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by [?]

He was named Sidney, for the sake of elegance, just as his parents had for elegance in their Brooklyn parlor a golden-oak combination bookcase, desk, and shield-shaped mirror. But Sidney Dow was descended from generations of Georges and Johns, of Lorens and Lukes and Nathans.

He was little esteemed in the slick bustle of his city school. He seemed a loutish boy, tall and heavy and slow-spoken, and he was a worry to his father. For William Dow was an ambitious parent. Born on a Vermont farm, William felt joyously that he had done well in the great city of Brooklyn. He had, in 1885, when Sidney was born, a real bathroom with a fine tin tub, gas lights, and a handsome phaeton with red wheels, instead of the washtub in the kitchen for Saturday-night baths, the kerosene lamps, and the heavy old buggy which his father still used in Vermont. Instead of being up at 5:30, he could loll abed till a quarter of seven, and he almost never, he chuckled in gratification at his progress, was in his office before a quarter to eight.

But the luxury of a red-wheeled carriage and late lying did not indicate that William’s Yankee shrewdness had been cozened by urban vice, or that he was any less solid and respectable than old George, his own father. He was a deacon in the Universalist church, he still said grace before meals, and he went to the theater only when Ben–Hur was appearing.

For his son, Sidney, William Dow had even larger ambitions. William himself had never gone to high school, and his business was only a cautious real-estate and insurance agency, his home a squatting two-story brick house in a red, monotonous row. But Sidney—he should go to college, he should be a doctor or a preacher or a lawyer, he should travel in Europe, he should live in a three-story graystone house in the Forties in Manhattan, he should have a dress suit and wear it to respectable but expensive hops!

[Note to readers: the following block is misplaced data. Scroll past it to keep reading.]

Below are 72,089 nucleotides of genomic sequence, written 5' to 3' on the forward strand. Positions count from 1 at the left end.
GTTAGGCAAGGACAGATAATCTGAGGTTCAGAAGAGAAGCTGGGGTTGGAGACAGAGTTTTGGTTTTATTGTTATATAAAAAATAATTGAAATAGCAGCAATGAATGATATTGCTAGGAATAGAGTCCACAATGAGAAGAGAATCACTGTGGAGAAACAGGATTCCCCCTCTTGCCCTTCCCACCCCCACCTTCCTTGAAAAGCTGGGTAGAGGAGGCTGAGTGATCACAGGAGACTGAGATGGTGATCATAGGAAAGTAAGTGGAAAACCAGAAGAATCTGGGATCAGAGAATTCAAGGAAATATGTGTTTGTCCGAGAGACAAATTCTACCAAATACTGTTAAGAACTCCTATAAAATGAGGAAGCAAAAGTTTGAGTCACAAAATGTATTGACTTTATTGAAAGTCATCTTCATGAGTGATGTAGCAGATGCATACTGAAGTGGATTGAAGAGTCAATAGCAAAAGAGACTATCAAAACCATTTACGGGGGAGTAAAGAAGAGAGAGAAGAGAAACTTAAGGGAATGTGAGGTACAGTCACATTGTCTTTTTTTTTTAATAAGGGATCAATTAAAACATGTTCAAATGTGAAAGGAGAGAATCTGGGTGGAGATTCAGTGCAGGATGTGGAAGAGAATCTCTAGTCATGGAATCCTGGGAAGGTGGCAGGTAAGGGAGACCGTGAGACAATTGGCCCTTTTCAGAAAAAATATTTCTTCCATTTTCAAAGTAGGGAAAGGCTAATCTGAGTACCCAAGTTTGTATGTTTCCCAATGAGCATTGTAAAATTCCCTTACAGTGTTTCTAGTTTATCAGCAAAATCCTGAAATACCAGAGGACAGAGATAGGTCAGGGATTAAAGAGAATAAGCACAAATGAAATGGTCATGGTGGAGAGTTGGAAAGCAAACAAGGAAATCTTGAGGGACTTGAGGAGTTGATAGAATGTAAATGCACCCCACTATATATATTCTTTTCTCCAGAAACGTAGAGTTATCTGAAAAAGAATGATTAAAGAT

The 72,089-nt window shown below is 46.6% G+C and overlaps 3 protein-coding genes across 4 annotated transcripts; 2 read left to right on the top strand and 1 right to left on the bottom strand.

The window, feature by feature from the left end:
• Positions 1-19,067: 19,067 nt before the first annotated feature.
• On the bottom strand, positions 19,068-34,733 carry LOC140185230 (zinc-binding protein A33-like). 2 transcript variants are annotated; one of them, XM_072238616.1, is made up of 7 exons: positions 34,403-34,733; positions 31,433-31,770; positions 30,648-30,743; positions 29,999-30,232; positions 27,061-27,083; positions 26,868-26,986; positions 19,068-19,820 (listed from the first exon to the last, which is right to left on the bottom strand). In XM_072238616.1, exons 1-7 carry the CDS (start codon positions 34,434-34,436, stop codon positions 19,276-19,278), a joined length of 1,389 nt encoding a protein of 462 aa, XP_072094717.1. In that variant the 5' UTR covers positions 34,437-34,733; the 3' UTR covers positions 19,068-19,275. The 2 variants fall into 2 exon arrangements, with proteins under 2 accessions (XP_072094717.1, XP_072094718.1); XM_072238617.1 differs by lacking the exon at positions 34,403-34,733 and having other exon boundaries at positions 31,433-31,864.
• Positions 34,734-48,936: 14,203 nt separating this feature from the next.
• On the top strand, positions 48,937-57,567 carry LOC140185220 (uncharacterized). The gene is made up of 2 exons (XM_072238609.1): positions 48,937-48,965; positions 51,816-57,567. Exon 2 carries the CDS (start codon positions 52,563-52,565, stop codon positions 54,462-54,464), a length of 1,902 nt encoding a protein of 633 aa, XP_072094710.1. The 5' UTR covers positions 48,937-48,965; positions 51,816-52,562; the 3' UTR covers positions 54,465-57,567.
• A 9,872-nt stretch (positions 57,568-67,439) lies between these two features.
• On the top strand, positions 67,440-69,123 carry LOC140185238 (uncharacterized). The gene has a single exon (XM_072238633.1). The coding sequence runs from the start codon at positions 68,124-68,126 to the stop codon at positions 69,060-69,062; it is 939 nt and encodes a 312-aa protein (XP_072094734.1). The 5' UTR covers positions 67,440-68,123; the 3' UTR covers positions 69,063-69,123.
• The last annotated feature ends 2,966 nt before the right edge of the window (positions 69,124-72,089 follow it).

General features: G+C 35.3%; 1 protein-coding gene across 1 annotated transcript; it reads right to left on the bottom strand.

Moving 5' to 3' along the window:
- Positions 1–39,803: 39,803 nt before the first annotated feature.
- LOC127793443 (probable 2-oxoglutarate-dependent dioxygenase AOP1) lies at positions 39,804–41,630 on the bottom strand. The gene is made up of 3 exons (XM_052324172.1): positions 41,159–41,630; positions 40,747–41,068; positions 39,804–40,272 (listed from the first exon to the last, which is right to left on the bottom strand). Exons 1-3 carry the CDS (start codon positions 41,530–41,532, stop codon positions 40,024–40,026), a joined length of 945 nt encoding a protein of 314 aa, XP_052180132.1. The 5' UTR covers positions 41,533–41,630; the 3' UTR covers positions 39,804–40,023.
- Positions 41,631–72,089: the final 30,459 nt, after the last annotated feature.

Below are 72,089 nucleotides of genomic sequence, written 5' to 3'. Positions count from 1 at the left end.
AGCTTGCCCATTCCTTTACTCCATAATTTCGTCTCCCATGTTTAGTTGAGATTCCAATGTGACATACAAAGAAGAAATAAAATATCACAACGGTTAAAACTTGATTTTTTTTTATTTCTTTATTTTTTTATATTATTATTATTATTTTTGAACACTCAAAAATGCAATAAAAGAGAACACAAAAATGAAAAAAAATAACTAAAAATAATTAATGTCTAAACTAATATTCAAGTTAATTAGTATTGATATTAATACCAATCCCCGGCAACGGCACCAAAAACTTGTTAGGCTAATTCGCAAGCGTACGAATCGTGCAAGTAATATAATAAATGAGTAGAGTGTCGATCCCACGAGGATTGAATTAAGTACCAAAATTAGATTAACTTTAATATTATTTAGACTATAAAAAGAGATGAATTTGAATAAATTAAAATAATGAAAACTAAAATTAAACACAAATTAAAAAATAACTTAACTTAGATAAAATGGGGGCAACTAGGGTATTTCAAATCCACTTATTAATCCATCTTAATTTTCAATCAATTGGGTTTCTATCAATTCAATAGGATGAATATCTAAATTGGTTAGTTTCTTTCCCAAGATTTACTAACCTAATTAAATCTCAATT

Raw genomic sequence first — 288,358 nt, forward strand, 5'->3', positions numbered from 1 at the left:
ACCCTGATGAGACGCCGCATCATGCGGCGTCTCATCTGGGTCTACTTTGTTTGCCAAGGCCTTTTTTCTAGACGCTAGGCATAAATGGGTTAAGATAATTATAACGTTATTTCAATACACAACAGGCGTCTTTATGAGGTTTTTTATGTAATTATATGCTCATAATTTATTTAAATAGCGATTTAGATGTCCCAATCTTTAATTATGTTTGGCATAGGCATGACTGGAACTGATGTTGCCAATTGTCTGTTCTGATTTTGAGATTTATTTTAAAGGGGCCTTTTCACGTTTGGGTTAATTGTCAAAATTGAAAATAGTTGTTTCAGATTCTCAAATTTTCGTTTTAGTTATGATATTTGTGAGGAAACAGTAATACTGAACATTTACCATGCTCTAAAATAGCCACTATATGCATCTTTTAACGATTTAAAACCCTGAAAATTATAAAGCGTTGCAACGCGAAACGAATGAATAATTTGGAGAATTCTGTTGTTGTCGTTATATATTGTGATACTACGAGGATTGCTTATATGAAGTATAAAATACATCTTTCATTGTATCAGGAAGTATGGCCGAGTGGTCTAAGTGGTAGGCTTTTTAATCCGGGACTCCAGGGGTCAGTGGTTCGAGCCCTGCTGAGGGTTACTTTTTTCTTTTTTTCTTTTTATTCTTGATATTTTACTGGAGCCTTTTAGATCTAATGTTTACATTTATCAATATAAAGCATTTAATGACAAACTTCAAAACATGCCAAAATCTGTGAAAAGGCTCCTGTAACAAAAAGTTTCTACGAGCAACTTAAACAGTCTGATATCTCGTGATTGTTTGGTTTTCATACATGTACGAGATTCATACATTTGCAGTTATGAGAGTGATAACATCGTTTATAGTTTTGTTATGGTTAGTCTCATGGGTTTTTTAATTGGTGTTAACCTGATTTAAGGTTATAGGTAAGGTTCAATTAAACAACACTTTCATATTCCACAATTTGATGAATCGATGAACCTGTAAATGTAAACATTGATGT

William had once worn dress clothes at an Odd Fellows’ ball, but they had been rented.

To enable Sidney to attain all these graces, William toiled and sacrificed and prayed. American fathers have always been as extraordinary as Scotch fathers in their heroic ambitions for their sons—and sometimes as unscrupulous and as unwise. It bruised William and often it made him naggingly unkind to see that Sidney, the big slug, did not “appreciate how his parents were trying to do for him and give him every opportunity. ” When they had a celebrated Columbia Heights physician as guest for dinner, Sidney merely gawked at him and did not at all try to make an impression.

“Suffering cats! You might have been one of your uncles still puttering around with dirty pitchforks back on the farm! What are you going to do with yourself, anyway?” raged William.

“I guess maybe I’d like to be a truck driver,” mumbled Sidney.

Yet, even so, William should not have whipped him. It only made him sulkier.

To Sidney Dow, at sixteen, his eagerest memories were of occasional weeks he had spent with his grandfather and uncles on the Vermont farm, and the last of these was seven years back now. He remembered Vermont as an enchanted place, with curious and amusing animals—cows, horses, turkeys. He wanted to return, but his father seemed to hate the place. Of Brooklyn, Sidney liked nothing save livery stables and occasional agreeable gang fights, with stones inside iced snowballs. He hated school, where he had to cramp his big knees under trifling desks, where irritable lady teachers tried to make him see the importance of A’s going more rapidly than B to the town of X, a town in which he was even less interested than in Brooklyn—school where hour on hour he looked over the top of his geography and stolidly hated the whiskers of Longfellow, Lowell, and Whittier. He hated the stiff, clean collar and the itchy, clean winter underwear connected with Sunday school. He hated hot evenings smelling of tarry pavements, and cold evenings when the pavements were slippery.